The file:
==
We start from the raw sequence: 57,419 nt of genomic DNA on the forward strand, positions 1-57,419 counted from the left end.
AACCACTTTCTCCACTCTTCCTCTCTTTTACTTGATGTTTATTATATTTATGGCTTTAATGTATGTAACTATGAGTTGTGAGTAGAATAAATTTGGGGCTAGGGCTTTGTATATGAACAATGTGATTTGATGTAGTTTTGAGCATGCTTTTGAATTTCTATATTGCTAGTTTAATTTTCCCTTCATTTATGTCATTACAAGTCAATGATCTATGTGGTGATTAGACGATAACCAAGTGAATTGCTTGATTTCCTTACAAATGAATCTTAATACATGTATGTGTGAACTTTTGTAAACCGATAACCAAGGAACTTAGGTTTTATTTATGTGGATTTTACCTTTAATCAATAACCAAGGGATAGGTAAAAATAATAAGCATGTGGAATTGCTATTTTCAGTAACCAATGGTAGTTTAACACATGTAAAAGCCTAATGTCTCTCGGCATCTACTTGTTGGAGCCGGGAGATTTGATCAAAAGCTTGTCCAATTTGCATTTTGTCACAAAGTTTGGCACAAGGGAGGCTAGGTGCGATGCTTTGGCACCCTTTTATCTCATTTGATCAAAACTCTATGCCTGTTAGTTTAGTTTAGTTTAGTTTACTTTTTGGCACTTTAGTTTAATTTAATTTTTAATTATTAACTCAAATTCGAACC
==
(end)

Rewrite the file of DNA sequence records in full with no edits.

We start from the raw sequence: 57,419 nt of genomic DNA on the forward strand, positions 1-57,419 counted from the left end.
AACCACTTTCTCCACTCTTCCTCTCTTTTACTTGATGTTTATTATATTTATGGCTTTAATGTATGTAACTATGAGTTGTGAGTAGAATAAATTTGGGGCTAGGGCTTTGTATATGAACAATGTGATTTGATGTAGTTTTGAGCATGCTTTTGAATTTCTATATTGCTAGTTTAATTTTCCCTTCATTTATGTCATTACAAGTCAATGATCTATGTGGTGATTAGACGATAACCAAGTGAATTGCTTGATTTCCTTACAAATGAATCTTAATACATGTATGTGTGAACTTTTGTAAACCGATAACCAAGGAACTTAGGTTTTATTTATGTGGATTTTACCTTTAATCAATAACCAAGGGATAGGTAAAAATAATAAGCATGTGGAATTGCTATTTTCAGTAACCAATGGTAGTTTAACACATGTAAAAGCCTAATGTCTCTCGGCATCTACTTGTTGGAGCCGGGAGATTTGATCAAAAGCTTGTCCAATTTGCATTTTGTCACAAAGTTTGGCACAAGGGAGGCTAGGTGCGATGCTTTGGCACCCTTTTATCTCATTTGATCAAAACTCTATGCCTGTTAGTTTAGTTTAGTTTAGTTTACTTTTTGGCACTTTAGTTTAATTTAATTTTTAATTATTAACTCAAATTCGAACC